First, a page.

New research from the Harvard T.H. Chan School of Public Health has found that death rates in hospitals are lower for patients of female doctors. However, the differences in patient deaths are slight, 11.07 percent with women doctors vs. 11.49 percent with men – within 30 days of admission. The same study found that patients of women doctors are less likely to be readmitted to the hospital; here the difference was 15.02 percent vs. 15.57 percent.
These figures come from a review of more than 1.5 million hospitalizations of Medicare patients age 65 or older between 2011 and 2014. The researchers looked at how many patients died during that period and how many had to be re-admitted. The differences between how well the patients of women internists fared compared to those of male internists may not seem significant, but all told they added up to 32,000 patient deaths. The researchers looked at patients with 8 common medical conditions and took the severity of the illnesses into consideration. They also factored in the patients’ age, gender, income, how sick they were when they were admitted to the hospital, as well as the experience of the physicians and the resources of the hospitals. Bottom line: the male doctors lost more patients than the female physicians did.
Noting earlier findings, the researchers wrote that evidence in primary care settings suggests that compared with male physicians, “female physicians are more likely to practice evidence-based medicine, perform as well or better on standardized examinations, and provide more patient-centered care. Patients of female primary care physicians also experience fewer emergency department visits compared with patients of male primary care physicians.” However, in evaluating information from the new study, the researchers were unable to discern exactly what the women doctors were doing differently to account for better results.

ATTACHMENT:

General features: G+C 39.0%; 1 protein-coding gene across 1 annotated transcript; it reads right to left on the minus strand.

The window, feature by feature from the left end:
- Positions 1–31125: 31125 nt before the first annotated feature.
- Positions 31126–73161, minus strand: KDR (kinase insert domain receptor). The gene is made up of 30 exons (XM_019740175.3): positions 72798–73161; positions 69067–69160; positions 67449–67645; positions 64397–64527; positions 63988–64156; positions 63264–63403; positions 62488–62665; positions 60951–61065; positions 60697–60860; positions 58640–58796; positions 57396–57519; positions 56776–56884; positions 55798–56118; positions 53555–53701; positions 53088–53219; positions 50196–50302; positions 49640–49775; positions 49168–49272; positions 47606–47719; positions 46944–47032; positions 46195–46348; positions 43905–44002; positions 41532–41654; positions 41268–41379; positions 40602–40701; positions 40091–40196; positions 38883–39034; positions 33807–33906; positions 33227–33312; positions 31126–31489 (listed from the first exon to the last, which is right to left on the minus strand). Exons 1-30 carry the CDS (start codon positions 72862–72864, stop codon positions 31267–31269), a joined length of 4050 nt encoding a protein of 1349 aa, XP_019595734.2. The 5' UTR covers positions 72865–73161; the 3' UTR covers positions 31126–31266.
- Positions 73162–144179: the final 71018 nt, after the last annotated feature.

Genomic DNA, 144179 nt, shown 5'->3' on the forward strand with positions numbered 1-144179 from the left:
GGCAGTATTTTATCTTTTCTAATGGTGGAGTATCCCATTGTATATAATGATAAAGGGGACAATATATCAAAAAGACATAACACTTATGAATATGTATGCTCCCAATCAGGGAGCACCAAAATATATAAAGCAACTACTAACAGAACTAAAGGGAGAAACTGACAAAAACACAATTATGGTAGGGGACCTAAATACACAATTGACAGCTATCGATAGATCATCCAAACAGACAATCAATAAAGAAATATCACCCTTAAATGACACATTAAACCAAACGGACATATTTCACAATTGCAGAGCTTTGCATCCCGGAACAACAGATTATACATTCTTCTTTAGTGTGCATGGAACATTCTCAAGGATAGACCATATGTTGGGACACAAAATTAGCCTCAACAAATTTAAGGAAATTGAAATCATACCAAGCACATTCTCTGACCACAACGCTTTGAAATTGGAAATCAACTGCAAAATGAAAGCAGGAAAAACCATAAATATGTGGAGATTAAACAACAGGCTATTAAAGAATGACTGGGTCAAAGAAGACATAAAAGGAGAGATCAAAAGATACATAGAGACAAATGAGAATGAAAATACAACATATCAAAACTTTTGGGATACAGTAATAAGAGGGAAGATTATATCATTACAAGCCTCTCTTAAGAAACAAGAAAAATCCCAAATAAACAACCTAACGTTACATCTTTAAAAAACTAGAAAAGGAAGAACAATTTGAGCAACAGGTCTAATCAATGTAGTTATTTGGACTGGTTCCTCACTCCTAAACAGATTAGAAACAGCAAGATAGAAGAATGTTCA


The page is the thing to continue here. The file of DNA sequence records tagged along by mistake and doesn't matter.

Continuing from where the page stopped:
In an accompanying editorial, cardiologist Rita F. Redberg and Anna L. Parks, physicians at the University of California, San Francisco wrote that the Harvard findings point up a need for change “in a system that still pays women less and gives them lower odds of attaining full professorship in academic medicine.” On the up side, they noted that the medical system increasingly focuses on paying for performance and rewarding behaviors that result in better outcomes for patients, both of which could help narrow the gap in pay between male and female physicians.
These findings clearly indicate that a pay gap between male and female physicians can’t be justified on the grounds that the quality of the women’s work doesn’t equal that of men’s. In fact, just the opposite appears to be true.
Andrew Weil, M.D.
Yusuke Tsugawa et al, “Comparison of hospital mortality and readmission rates for Medicare patients treated by male versus female physicians.” JAMA Internal Medicine December 19, 2016; DOI 10.1001/jamainternmed.2016.7875
Anna L. Parks and Rita F. Redberg, “Women in medicine and patient outcomes: equal rights for better work?” JAMA Internal Medicine, December 19, 2016; DOI: 10.1001/jamainternmed.2016.7883